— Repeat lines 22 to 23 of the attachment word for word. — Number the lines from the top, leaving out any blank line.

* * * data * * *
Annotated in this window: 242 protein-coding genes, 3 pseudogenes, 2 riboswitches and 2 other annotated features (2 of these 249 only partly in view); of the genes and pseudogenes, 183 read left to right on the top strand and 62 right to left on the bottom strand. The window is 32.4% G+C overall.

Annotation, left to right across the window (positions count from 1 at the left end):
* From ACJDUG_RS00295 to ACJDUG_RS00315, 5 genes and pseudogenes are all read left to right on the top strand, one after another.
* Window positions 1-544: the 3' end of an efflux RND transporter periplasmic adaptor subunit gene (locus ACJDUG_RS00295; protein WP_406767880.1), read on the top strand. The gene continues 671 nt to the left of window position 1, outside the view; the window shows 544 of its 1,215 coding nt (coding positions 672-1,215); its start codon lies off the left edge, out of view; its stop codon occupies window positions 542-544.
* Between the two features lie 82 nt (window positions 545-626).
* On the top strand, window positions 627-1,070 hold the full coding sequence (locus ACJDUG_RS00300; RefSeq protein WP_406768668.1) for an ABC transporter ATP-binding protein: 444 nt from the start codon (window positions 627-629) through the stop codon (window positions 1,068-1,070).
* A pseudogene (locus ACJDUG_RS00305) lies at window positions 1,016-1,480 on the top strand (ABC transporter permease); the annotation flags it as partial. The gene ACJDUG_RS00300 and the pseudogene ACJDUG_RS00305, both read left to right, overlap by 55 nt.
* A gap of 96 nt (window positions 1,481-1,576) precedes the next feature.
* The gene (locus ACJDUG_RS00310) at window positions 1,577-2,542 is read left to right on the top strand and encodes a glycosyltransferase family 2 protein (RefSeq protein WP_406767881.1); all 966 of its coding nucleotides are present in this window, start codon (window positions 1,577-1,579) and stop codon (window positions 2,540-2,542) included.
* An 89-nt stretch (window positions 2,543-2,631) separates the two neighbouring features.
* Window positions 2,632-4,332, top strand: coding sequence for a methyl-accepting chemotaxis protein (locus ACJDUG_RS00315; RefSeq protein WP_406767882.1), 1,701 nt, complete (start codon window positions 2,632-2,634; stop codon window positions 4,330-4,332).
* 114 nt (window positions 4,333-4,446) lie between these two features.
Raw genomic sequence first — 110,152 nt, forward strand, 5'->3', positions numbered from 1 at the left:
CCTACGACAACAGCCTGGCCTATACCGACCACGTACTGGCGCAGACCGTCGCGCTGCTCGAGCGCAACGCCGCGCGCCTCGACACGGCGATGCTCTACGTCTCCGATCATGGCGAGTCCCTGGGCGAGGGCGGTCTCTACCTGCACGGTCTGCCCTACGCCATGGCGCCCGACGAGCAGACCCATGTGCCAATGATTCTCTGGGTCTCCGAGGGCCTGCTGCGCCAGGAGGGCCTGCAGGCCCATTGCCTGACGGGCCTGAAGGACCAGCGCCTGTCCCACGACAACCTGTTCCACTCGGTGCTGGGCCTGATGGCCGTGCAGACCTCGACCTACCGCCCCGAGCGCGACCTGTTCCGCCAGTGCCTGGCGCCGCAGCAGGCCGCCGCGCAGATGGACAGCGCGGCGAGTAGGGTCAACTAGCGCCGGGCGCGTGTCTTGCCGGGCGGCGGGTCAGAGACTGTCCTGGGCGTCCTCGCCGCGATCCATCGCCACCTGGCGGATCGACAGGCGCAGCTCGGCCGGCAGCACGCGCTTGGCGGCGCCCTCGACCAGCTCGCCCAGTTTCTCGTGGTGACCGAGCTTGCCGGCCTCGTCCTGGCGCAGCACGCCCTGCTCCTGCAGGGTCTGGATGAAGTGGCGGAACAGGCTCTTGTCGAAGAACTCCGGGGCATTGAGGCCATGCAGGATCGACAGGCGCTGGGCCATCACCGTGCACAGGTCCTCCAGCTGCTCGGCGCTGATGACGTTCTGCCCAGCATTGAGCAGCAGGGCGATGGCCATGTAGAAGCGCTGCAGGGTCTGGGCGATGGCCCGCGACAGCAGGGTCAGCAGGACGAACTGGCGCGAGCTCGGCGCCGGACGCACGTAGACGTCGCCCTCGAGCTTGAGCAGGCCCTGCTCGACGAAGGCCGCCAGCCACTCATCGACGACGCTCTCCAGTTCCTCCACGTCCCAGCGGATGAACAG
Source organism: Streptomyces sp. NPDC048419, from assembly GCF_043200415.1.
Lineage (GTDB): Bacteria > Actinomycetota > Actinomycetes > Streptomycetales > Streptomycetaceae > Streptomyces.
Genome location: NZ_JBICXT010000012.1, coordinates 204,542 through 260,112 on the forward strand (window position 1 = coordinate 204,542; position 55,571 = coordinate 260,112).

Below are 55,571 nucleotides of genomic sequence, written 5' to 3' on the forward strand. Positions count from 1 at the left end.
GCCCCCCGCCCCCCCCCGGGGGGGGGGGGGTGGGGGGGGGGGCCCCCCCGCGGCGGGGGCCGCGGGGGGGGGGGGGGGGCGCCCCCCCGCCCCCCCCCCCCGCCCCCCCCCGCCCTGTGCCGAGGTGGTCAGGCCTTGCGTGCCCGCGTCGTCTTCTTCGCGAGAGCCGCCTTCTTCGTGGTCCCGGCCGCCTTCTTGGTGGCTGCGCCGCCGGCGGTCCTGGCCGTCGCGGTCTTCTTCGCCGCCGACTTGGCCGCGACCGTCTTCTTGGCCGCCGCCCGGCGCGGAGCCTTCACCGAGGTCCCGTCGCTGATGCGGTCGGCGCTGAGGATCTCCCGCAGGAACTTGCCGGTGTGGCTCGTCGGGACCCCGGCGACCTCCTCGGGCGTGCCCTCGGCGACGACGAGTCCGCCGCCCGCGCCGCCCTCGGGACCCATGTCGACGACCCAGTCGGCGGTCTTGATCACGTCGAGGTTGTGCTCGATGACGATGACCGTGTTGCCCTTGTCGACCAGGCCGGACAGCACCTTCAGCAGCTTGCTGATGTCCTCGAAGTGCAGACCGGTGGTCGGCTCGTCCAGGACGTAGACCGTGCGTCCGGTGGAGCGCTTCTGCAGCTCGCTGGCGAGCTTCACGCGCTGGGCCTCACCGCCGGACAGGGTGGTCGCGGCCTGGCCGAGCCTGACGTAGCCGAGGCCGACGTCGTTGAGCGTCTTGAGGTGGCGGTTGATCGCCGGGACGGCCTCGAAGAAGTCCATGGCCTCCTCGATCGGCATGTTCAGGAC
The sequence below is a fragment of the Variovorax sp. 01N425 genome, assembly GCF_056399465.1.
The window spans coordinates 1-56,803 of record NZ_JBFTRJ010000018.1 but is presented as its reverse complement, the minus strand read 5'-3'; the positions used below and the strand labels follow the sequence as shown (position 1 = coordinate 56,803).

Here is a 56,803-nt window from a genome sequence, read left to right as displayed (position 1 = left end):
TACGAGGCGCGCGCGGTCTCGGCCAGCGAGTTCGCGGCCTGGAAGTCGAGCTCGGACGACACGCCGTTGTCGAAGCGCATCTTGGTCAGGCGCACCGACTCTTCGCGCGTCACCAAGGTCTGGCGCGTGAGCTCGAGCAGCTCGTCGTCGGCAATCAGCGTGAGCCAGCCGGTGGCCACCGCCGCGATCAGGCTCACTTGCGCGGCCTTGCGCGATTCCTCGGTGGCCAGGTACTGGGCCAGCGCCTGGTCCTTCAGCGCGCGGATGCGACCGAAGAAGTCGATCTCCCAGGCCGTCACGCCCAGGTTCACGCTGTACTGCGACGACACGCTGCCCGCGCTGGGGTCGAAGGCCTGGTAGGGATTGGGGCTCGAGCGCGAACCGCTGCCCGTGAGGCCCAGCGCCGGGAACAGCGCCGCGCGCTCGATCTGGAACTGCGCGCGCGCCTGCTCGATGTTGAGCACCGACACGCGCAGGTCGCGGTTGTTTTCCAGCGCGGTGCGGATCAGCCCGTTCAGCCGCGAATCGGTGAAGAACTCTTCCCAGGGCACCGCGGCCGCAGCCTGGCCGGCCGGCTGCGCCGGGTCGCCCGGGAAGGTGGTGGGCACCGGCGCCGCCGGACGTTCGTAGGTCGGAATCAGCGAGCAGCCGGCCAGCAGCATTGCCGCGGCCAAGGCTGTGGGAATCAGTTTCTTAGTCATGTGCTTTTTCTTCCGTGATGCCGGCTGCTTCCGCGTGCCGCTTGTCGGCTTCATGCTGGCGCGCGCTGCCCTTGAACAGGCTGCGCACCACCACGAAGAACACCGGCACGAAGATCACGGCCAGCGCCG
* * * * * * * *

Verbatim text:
Here is a 56,803-nt window from a genome sequence, read left to right as displayed (position 1 = left end):
TACGAGGCGCGCGCGGTCTCGGCCAGCGAGTTCGCGGCCTGGAAGTCGAGCTCGGACGACACGCCGTTGTCGAAGCGCATCTTGGTCAGGCGCACCGACTCTTCGCGCGTCACCAAGGTCTGGCGCGTGAGCTCGAGCAGCTCGTCGTCGGCAATCAGCGTGAGCCAGCCGGTGGCCACCGCCGCGATCAGGCTCACTTGCGCGGCCTTGCGCGATTCCTCGGTGGCCAGGTACTGGGCCAGCGCCTGGTCCTTCAGCGCGCGGATGCGACCGAAGAAGTCGATCTCCCAGGCCGTCACGCCCAGGTTCACGCTGTACTGCGACGACACGCTGCCCGCGCTGGGGTCGAAGGCCTGGTAGGGATTGGGGCTCGAGCGCGAACCGCTGCCCGTGAGGCCCAGCGCCGGGAACAGCGCCGCGCGCTCGATCTGGAACTGCGCGCGCGCCTGCTCGATGTTGAGCACCGACACGCGCAGGTCGCGGTTGTTTTCCAGCGCGGTGCGGATCAGCCCGTTCAGCCGCGAATCGGTGAAGAACTCTTCCCAGGGCACCGCGGCCGCAGCCTGGCCGGCCGGCTGCGCCGGGTCGCCCGGGAAGGTGGTGGGCACCGGCGCCGCCGGACGTTCGTAGGTCGGAATCAGCGAGCAGCCGGCCAGCAGCATTGCCGCGGCCAAGGCTGTGGGAATCAGTTTCTTAGTCATGTGCTTTTTCTTCCGTGATGCCGGCTGCTTCCGCGTGCCGCTTGTCGGCTTCATGCTGGCGCGCGCTGCCCTTGAACAGGCTGCGCACCACCACGAAGAACACCGGCACGAAGATCACGGCCAGCGCCG